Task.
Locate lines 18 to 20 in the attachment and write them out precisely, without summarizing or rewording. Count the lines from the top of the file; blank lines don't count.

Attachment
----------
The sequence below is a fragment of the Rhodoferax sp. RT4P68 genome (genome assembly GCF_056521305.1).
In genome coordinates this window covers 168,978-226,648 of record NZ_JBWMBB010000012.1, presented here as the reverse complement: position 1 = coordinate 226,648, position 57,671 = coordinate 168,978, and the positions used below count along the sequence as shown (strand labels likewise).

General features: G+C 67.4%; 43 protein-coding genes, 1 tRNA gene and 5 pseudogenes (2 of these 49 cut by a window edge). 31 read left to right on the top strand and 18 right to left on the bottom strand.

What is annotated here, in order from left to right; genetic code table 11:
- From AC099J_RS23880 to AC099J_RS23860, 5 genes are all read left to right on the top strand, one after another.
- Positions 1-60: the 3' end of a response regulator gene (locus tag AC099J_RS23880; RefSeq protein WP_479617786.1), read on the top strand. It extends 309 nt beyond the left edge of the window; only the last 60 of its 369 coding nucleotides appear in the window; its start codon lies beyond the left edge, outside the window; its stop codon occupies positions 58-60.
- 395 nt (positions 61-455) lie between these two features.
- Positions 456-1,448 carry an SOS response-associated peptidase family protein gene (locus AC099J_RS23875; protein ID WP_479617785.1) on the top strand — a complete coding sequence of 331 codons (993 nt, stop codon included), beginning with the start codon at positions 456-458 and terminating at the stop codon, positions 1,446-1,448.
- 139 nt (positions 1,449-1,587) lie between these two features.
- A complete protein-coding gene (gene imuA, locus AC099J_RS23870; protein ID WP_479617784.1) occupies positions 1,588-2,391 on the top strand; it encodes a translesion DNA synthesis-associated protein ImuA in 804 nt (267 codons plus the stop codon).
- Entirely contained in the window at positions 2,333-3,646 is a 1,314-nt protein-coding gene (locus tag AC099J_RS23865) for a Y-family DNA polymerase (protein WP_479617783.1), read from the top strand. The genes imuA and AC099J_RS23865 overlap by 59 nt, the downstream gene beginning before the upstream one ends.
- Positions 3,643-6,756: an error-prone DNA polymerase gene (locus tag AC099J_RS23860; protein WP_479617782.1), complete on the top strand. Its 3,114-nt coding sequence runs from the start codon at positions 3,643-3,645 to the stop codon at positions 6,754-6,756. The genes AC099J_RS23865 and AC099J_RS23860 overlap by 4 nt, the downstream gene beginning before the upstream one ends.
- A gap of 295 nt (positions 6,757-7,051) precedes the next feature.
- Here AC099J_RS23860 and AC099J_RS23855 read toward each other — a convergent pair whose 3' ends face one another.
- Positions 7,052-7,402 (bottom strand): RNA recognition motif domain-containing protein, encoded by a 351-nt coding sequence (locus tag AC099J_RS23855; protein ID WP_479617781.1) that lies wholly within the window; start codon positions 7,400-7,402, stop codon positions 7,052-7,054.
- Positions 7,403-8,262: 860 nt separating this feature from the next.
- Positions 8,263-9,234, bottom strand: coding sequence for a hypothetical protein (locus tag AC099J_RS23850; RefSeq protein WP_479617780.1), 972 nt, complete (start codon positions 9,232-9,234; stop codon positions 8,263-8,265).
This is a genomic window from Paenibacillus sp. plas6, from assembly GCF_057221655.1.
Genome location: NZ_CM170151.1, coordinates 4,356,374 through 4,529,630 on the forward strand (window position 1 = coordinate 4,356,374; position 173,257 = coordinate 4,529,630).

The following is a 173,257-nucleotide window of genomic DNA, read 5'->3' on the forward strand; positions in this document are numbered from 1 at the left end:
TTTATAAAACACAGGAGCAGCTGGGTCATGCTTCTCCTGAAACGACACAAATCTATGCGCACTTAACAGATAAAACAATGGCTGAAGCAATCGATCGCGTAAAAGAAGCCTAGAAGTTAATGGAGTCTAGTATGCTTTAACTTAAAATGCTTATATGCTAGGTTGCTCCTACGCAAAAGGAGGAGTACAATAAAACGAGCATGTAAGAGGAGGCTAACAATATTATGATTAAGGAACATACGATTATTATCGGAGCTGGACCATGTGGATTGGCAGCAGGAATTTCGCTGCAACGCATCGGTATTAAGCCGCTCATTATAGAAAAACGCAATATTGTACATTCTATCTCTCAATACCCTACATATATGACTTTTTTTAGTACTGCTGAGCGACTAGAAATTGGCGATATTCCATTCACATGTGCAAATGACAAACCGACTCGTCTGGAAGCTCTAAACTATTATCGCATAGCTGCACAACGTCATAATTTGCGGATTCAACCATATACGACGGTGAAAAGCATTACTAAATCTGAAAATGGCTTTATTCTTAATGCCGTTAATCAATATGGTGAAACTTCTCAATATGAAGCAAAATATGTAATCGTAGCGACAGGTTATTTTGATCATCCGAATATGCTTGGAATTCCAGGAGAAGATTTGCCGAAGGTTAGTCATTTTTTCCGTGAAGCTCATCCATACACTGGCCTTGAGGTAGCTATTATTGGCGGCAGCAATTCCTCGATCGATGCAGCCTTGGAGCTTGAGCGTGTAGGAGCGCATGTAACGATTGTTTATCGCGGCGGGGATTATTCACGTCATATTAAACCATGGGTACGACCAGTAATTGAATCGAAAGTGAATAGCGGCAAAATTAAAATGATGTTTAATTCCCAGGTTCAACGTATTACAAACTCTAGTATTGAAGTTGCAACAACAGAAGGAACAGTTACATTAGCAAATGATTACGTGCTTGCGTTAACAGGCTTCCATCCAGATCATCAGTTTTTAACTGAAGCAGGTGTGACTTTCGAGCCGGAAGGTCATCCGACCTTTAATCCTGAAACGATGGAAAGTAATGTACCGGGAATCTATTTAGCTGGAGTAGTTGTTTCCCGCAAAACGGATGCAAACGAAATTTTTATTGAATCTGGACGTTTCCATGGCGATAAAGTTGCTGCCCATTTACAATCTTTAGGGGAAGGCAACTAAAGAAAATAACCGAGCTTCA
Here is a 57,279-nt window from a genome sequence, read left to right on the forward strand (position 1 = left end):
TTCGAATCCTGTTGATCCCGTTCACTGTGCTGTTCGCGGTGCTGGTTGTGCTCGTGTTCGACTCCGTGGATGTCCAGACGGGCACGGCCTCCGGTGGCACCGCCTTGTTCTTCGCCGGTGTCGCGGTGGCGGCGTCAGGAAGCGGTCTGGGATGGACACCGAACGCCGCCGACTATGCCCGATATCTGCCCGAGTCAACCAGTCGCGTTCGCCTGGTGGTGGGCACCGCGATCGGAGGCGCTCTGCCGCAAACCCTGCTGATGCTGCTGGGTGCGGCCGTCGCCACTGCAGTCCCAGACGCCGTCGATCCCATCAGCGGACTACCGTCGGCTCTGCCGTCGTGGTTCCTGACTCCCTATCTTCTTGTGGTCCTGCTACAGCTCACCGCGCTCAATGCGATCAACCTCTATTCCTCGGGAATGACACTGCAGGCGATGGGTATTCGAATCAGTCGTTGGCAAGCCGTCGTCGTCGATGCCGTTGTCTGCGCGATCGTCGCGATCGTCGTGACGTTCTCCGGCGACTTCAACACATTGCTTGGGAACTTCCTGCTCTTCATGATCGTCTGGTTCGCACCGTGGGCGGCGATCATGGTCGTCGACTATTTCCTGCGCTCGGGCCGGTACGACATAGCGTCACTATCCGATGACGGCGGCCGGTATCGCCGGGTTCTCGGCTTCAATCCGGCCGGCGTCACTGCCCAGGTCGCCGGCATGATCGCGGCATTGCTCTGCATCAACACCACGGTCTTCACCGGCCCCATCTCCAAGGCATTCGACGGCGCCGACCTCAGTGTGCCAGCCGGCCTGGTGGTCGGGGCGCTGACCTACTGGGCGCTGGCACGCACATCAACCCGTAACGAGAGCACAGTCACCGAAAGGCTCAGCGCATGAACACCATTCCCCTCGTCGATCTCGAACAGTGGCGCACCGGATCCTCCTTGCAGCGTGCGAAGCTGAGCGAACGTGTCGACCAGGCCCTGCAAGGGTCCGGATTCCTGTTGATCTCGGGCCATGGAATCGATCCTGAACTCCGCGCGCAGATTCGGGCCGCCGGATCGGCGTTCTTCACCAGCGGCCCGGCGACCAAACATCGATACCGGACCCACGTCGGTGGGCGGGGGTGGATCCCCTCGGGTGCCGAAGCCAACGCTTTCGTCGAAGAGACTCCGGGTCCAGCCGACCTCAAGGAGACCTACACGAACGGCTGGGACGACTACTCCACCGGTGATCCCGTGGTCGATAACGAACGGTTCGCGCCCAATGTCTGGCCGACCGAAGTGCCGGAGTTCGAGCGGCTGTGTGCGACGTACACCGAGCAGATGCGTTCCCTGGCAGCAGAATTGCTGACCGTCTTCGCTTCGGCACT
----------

This is a genomic window from Paenibacillus sp. plas6, from assembly GCF_057221655.1.
Genome location: NZ_CM170151.1, coordinates 4,356,374 through 4,529,630 on the forward strand (window position 1 = coordinate 4,356,374; position 173,257 = coordinate 4,529,630).

The following is a 173,257-nucleotide window of genomic DNA, read 5'->3' on the forward strand; positions in this document are numbered from 1 at the left end: